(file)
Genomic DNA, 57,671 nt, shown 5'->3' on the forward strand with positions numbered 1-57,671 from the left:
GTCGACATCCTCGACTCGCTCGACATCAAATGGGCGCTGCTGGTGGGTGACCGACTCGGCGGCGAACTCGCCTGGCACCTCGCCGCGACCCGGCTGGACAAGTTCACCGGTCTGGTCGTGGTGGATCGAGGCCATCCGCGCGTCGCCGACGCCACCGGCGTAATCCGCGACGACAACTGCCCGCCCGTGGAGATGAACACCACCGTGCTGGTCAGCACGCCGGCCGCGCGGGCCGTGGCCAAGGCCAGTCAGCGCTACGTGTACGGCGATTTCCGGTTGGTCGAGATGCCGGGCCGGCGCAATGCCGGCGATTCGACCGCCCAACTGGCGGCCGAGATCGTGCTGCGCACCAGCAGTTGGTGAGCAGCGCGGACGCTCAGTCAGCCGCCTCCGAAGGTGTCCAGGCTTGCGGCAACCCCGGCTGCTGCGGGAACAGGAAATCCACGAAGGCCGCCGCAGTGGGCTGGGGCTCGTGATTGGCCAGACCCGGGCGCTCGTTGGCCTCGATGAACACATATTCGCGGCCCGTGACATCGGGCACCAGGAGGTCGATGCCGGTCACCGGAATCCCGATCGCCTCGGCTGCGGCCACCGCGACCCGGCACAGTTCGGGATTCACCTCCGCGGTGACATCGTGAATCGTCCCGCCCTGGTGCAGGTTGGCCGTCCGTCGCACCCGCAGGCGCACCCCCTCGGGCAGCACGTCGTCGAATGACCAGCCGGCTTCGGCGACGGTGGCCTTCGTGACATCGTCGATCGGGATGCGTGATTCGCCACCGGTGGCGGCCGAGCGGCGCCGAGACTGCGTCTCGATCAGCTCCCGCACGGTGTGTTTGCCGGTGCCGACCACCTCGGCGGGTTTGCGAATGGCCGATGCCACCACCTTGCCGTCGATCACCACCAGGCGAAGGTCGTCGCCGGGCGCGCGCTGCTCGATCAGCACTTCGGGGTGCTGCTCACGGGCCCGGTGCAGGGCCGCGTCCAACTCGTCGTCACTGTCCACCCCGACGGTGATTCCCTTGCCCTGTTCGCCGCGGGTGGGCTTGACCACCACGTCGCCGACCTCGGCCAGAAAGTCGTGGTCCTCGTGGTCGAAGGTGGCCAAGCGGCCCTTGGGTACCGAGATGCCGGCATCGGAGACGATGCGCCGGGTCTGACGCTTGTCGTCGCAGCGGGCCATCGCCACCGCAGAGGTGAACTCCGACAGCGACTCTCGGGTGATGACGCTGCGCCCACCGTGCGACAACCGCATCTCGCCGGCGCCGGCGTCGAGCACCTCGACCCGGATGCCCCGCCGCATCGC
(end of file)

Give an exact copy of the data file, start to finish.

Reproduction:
Genomic DNA, 57,671 nt, shown 5'->3' on the forward strand with positions numbered 1-57,671 from the left:
GTCGACATCCTCGACTCGCTCGACATCAAATGGGCGCTGCTGGTGGGTGACCGACTCGGCGGCGAACTCGCCTGGCACCTCGCCGCGACCCGGCTGGACAAGTTCACCGGTCTGGTCGTGGTGGATCGAGGCCATCCGCGCGTCGCCGACGCCACCGGCGTAATCCGCGACGACAACTGCCCGCCCGTGGAGATGAACACCACCGTGCTGGTCAGCACGCCGGCCGCGCGGGCCGTGGCCAAGGCCAGTCAGCGCTACGTGTACGGCGATTTCCGGTTGGTCGAGATGCCGGGCCGGCGCAATGCCGGCGATTCGACCGCCCAACTGGCGGCCGAGATCGTGCTGCGCACCAGCAGTTGGTGAGCAGCGCGGACGCTCAGTCAGCCGCCTCCGAAGGTGTCCAGGCTTGCGGCAACCCCGGCTGCTGCGGGAACAGGAAATCCACGAAGGCCGCCGCAGTGGGCTGGGGCTCGTGATTGGCCAGACCCGGGCGCTCGTTGGCCTCGATGAACACATATTCGCGGCCCGTGACATCGGGCACCAGGAGGTCGATGCCGGTCACCGGAATCCCGATCGCCTCGGCTGCGGCCACCGCGACCCGGCACAGTTCGGGATTCACCTCCGCGGTGACATCGTGAATCGTCCCGCCCTGGTGCAGGTTGGCCGTCCGTCGCACCCGCAGGCGCACCCCCTCGGGCAGCACGTCGTCGAATGACCAGCCGGCTTCGGCGACGGTGGCCTTCGTGACATCGTCGATCGGGATGCGTGATTCGCCACCGGTGGCGGCCGAGCGGCGCCGAGACTGCGTCTCGATCAGCTCCCGCACGGTGTGTTTGCCGGTGCCGACCACCTCGGCGGGTTTGCGAATGGCCGATGCCACCACCTTGCCGTCGATCACCACCAGGCGAAGGTCGTCGCCGGGCGCGCGCTGCTCGATCAGCACTTCGGGGTGCTGCTCACGGGCCCGGTGCAGGGCCGCGTCCAACTCGTCGTCACTGTCCACCCCGACGGTGATTCCCTTGCCCTGTTCGCCGCGGGTGGGCTTGACCACCACGTCGCCGACCTCGGCCAGAAAGTCGTGGTCCTCGTGGTCGAAGGTGGCCAAGCGGCCCTTGGGTACCGAGATGCCGGCATCGGAGACGATGCGCCGGGTCTGACGCTTGTCGTCGCAGCGGGCCATCGCCACCGCAGAGGTGAACTCCGACAGCGACTCTCGGGTGATGACGCTGCGCCCACCGTGCGACAACCGCATCTCGCCGGCGCCGGCGTCGAGCACCTCGACCCGGATGCCCCGCCGCATCGC